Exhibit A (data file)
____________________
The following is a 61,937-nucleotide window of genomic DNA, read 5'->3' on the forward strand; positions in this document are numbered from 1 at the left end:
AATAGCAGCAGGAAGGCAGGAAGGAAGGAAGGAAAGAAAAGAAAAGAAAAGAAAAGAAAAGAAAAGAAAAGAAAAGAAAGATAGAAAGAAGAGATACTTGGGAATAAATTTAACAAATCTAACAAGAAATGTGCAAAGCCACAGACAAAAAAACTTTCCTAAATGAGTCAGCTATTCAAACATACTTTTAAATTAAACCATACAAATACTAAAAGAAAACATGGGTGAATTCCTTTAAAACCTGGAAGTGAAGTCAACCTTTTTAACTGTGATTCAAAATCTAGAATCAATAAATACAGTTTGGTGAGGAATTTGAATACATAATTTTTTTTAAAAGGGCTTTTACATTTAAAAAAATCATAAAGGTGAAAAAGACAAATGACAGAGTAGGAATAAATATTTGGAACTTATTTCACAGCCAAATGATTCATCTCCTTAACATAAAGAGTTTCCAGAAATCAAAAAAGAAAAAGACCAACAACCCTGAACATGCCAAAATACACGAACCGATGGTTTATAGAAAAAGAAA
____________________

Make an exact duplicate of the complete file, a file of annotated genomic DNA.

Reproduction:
The following is a 61,937-nucleotide window of genomic DNA, read 5'->3' on the forward strand; positions in this document are numbered from 1 at the left end:
AATAGCAGCAGGAAGGCAGGAAGGAAGGAAGGAAAGAAAAGAAAAGAAAAGAAAAGAAAAGAAAAGAAAAGAAAAGAAAGATAGAAAGAAGAGATACTTGGGAATAAATTTAACAAATCTAACAAGAAATGTGCAAAGCCACAGACAAAAAAACTTTCCTAAATGAGTCAGCTATTCAAACATACTTTTAAATTAAACCATACAAATACTAAAAGAAAACATGGGTGAATTCCTTTAAAACCTGGAAGTGAAGTCAACCTTTTTAACTGTGATTCAAAATCTAGAATCAATAAATACAGTTTGGTGAGGAATTTGAATACATAATTTTTTTTAAAAGGGCTTTTACATTTAAAAAAATCATAAAGGTGAAAAAGACAAATGACAGAGTAGGAATAAATATTTGGAACTTATTTCACAGCCAAATGATTCATCTCCTTAACATAAAGAGTTTCCAGAAATCAAAAAAGAAAAAGACCAACAACCCTGAACATGCCAAAATACACGAACCGATGGTTTATAGAAAAAGAAA